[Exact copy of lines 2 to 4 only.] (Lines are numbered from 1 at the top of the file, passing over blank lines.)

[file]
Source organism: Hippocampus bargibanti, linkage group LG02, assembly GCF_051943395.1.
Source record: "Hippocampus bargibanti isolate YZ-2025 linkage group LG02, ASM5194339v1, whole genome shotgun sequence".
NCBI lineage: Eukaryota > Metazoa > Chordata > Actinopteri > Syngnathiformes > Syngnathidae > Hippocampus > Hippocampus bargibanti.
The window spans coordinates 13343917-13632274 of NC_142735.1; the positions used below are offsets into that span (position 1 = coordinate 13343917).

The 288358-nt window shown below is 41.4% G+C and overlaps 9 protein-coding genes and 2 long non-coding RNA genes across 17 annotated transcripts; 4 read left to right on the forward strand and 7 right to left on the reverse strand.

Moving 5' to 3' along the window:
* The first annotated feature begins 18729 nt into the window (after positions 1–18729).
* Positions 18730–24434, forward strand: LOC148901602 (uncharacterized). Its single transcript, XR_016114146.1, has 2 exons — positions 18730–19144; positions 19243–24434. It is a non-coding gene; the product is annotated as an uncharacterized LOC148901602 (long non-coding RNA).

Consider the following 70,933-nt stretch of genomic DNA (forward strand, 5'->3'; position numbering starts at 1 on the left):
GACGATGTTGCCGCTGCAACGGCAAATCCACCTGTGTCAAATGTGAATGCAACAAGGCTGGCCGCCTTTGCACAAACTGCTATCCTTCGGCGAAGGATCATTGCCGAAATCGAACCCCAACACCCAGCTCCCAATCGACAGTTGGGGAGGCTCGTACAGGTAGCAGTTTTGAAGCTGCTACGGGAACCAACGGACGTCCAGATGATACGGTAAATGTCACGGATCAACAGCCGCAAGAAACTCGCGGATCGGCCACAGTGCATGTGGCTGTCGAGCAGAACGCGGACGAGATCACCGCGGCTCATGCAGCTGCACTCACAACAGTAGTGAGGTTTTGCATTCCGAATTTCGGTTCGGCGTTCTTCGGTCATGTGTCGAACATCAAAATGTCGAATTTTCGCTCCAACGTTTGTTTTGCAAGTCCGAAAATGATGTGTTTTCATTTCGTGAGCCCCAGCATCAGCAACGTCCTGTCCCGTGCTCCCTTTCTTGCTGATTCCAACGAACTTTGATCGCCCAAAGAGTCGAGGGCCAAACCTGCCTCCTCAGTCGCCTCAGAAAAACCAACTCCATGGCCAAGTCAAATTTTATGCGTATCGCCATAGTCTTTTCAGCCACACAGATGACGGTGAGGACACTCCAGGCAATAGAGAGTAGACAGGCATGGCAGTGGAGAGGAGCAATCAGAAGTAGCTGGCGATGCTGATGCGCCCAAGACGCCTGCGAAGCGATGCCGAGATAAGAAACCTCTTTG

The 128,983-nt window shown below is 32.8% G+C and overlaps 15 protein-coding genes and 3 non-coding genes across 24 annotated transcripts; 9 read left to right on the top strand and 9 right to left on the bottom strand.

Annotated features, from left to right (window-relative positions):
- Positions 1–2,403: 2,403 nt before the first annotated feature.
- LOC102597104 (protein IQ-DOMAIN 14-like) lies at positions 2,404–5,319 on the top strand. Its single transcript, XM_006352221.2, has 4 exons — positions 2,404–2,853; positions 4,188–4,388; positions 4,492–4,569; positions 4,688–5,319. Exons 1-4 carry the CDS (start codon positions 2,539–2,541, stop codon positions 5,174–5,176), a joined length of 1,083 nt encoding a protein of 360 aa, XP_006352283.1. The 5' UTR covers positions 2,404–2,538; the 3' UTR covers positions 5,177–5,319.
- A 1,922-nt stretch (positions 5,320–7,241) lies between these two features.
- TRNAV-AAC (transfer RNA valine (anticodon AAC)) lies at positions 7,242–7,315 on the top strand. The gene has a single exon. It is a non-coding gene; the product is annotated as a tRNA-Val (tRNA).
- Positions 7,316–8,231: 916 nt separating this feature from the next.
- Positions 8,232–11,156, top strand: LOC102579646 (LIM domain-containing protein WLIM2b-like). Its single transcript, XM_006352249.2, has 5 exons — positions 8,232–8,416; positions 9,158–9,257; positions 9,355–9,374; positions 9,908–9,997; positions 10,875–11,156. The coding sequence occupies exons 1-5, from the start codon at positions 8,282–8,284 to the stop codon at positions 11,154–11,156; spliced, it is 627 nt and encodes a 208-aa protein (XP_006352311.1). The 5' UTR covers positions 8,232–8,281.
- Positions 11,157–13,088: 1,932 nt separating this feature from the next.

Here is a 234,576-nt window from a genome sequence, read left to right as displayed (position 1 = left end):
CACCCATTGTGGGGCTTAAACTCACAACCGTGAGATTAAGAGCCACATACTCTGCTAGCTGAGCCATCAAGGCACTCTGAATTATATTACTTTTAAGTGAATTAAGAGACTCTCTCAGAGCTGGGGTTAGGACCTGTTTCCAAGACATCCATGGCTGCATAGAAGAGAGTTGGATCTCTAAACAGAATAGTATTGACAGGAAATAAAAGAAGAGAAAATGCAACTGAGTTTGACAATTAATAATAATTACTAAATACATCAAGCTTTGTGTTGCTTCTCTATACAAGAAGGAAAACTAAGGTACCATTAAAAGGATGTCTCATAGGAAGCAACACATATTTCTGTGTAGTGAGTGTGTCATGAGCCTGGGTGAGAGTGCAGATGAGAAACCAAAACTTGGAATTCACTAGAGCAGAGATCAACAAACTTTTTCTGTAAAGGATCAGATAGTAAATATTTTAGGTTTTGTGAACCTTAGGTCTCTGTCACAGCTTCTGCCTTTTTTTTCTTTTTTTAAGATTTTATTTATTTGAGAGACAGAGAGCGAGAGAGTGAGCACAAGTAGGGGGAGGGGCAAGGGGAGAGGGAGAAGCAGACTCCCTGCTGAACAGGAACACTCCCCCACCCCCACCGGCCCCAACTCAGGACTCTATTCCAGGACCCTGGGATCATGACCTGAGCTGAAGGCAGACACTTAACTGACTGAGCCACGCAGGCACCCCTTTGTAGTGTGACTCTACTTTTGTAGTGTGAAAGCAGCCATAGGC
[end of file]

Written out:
Source record: "Hippocampus bargibanti isolate YZ-2025 linkage group LG02, ASM5194339v1, whole genome shotgun sequence".
NCBI lineage: Eukaryota > Metazoa > Chordata > Actinopteri > Syngnathiformes > Syngnathidae > Hippocampus > Hippocampus bargibanti.
The window spans coordinates 13343917-13632274 of NC_142735.1; the positions used below are offsets into that span (position 1 = coordinate 13343917).